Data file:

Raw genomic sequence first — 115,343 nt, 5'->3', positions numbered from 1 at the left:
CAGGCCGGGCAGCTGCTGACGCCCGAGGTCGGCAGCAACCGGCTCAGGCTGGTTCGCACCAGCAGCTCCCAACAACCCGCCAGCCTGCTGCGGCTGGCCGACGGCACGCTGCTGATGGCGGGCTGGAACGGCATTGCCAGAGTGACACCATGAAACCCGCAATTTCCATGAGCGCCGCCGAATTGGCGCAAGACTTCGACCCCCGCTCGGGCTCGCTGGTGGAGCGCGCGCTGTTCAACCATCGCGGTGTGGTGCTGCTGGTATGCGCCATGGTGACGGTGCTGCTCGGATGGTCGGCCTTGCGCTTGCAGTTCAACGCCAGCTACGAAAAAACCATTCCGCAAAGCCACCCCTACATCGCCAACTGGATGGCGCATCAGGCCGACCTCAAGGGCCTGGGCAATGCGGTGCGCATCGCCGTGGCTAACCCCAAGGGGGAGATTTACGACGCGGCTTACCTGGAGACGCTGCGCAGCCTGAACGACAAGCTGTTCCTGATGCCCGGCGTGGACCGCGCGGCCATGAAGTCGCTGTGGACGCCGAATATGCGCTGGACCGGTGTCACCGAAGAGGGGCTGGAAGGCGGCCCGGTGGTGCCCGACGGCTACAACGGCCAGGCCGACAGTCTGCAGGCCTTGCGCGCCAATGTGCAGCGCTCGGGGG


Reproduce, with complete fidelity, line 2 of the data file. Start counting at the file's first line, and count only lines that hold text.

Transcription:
CAGGCCGGGCAGCTGCTGACGCCCGAGGTCGGCAGCAACCGGCTCAGGCTGGTTCGCACCAGCAGCTCCCAACAACCCGCCAGCCTGCTGCGGCTGGCCGACGGCACGCTGCTGATGGCGGGCTGGAACGGCATTGCCAGAGTGACACCATGAAACCCGCAATTTCCATGAGCGCCGCCGAATTGGCGCAAGACTTCGACCCCCGCTCGGGCTCGCTGGTGGAGCGCGCGCTGTTCAACCATCGCGGTGTGGTGCTGCTGGTATGCGCCATGGTGACGGTGCTGCTCGGATGGTCGGCCTTGCGCTTGCAGTTCAACGCCAGCTACGAAAAAACCATTCCGCAAAGCCACCCCTACATCGCCAACTGGATGGCGCATCAGGCCGACCTCAAGGGCCTGGGCAATGCGGTGCGCATCGCCGTGGCTAACCCCAAGGGGGAGATTTACGACGCGGCTTACCTGGAGACGCTGCGCAGCCTGAACGACAAGCTGTTCCTGATGCCCGGCGTGGACCGCGCGGCCATGAAGTCGCTGTGGACGCCGAATATGCGCTGGACCGGTGTCACCGAAGAGGGGCTGGAAGGCGGCCCGGTGGTGCCCGACGGCTACAACGGCCAGGCCGACAGTCTGCAGGCCTTGCGCGCCAATGTGCAGCGCTCGGGGG